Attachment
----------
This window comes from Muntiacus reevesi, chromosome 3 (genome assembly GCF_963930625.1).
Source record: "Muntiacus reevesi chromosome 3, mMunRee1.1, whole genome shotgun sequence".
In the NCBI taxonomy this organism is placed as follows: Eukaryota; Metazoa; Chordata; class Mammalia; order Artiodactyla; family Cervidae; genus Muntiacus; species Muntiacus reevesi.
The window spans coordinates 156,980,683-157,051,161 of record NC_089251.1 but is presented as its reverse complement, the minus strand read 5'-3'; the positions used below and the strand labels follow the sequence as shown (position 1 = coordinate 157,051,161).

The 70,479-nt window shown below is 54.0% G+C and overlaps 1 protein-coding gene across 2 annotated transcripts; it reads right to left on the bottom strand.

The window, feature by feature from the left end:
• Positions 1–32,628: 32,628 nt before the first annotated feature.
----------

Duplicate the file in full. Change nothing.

This window comes from Muntiacus reevesi, chromosome 3 (genome assembly GCF_963930625.1).
Source record: "Muntiacus reevesi chromosome 3, mMunRee1.1, whole genome shotgun sequence".
In the NCBI taxonomy this organism is placed as follows: Eukaryota; Metazoa; Chordata; class Mammalia; order Artiodactyla; family Cervidae; genus Muntiacus; species Muntiacus reevesi.
The window spans coordinates 156,980,683-157,051,161 of record NC_089251.1 but is presented as its reverse complement, the minus strand read 5'-3'; the positions used below and the strand labels follow the sequence as shown (position 1 = coordinate 157,051,161).

The 70,479-nt window shown below is 54.0% G+C and overlaps 1 protein-coding gene across 2 annotated transcripts; it reads right to left on the bottom strand.

The window, feature by feature from the left end:
• Positions 1–32,628: 32,628 nt before the first annotated feature.